by: Mike Parker
15 weeks into the 2008 season, the NFC West began to look its old self again: the Cardinals got blown out, the Niners lost a boring game on the road, and the Seahawks beat the Rams on their own turf.
But, as Sullivan talked about earlier today, it wasn’t so much the fact that the Seahawks won for the first time since October in San Francisco, it was the way they won.
After Seneca got sacked in the second half, something caught fire inside his brain. At least, that’s what it looked like–not only to his teammates on the field, but also to a 12th Man fanbase that’s been starved to see some fire from anybody on the field all season. Hasselbeck wasn’t looking over Seneca’s shoulder, Holmgren is all but a lame duck, and Bill Lazor hasn’t shown he’s an improvement over Jim Zorn.
That moment was all Seneca Wallace.
He realized he needed to be a leader to win that game, and thanks to a last-minute drive that set up Olindo Mare’s game-winning field goal, Seneca assumed exactly that role. It was refreshing and rewarding to labor through another Seahawks game that looked to end badly, only to see such an inspired ending. And beating the Rams for the eighth consecutive time shows there’s still a glimmer of hope with this team, even when all else seems lost. Besides, rubbing it in Josh Brown’s face is probably the most redeeming thing about the past 15 weeks for Seahawk fans.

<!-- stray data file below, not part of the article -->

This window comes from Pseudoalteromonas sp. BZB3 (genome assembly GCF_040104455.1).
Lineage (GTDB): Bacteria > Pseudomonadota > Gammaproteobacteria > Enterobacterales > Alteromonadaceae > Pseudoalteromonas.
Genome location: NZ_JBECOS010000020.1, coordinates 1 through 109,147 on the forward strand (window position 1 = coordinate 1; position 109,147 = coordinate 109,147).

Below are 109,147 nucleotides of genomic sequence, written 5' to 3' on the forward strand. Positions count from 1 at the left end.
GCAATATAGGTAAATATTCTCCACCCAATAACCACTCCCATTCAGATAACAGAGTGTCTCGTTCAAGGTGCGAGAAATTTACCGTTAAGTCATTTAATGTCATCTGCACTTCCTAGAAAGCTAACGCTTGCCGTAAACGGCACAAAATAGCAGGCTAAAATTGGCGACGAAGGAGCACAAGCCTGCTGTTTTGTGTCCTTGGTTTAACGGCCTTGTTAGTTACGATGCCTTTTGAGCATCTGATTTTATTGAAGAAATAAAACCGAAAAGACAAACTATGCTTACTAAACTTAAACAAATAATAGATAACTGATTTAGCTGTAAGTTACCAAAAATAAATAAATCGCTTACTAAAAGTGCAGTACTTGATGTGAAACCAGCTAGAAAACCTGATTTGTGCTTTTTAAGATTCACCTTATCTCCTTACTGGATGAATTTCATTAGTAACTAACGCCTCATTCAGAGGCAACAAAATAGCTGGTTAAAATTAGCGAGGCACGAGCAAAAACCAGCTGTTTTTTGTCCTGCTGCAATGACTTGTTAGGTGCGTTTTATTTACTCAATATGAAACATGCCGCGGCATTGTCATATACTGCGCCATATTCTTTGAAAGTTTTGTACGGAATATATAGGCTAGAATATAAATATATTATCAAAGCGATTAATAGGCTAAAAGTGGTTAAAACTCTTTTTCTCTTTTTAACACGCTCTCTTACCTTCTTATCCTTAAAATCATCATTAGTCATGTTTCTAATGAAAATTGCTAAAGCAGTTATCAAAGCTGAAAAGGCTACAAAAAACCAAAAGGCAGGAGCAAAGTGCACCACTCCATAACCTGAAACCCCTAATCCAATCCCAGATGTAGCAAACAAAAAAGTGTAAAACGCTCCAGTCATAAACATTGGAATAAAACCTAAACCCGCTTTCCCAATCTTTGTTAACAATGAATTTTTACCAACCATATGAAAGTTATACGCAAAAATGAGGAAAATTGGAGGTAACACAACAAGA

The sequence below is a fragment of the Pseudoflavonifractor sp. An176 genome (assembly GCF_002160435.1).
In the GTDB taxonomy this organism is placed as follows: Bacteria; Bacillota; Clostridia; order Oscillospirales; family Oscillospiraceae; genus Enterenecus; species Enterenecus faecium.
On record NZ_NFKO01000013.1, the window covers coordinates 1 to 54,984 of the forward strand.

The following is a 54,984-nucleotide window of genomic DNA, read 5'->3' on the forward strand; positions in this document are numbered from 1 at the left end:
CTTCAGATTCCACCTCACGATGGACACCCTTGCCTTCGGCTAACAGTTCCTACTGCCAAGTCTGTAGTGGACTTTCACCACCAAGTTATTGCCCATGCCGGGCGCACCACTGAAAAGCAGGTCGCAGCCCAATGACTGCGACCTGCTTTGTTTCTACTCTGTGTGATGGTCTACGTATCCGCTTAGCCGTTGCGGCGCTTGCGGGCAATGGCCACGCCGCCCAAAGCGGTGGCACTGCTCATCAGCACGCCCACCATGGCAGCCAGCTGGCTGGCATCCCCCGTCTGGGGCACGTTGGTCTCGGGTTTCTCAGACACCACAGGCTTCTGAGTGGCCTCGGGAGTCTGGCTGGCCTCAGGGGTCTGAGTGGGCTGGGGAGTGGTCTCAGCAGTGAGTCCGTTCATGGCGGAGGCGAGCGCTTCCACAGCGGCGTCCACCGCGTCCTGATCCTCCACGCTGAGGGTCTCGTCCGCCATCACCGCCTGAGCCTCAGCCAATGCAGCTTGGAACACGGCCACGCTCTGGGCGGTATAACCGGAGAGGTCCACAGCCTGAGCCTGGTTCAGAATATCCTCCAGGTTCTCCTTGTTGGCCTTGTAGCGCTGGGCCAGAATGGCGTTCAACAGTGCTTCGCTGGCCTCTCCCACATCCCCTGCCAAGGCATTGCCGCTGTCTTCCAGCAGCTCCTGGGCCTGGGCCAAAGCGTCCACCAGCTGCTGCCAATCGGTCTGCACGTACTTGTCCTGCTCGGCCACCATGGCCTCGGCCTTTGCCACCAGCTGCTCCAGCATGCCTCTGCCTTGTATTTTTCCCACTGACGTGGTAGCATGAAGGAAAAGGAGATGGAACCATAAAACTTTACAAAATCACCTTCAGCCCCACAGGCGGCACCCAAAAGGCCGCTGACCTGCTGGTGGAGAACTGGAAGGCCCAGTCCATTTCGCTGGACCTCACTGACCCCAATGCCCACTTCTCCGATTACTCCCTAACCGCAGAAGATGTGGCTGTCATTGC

It was important for this season’s morale to win in St. Louis, and I’m glad to see the team relieved about coming back home and watching some film today that they can smile about. It also brought back fond memories of the NFC West in years past, which is basically another way of saying “The Seahawks won and the other three teams lost.”
Now, the really interesting thing we’ll see from here is whether or not the Seahawks ride the wave made by Seneca Wallace and win the remaining two games this season. Without echoing too much of my post last week about the pride question, the next two weeks are going to either provide us with immediate self-gratification with victories or force us accept more losses and have a better shot at drafting a key to rebuilding.
All this being said, what I’m wondering the most right now is what’s happening inside Ruskell’s head? Is he issuing memos to Seneca Wallace to throw interceptions and scramble back 15 yards behind the line of scrimmage and wait for Adrian Wilson to jump down his throat? Or is he just sitting in his office watching college football film around the clock with an IV drip of caffeine?
Whatever everyone else thinks about that, this was a nostalgic weekend for the NFC West, and hopefully a precursor of what’s to come in 2009. -END-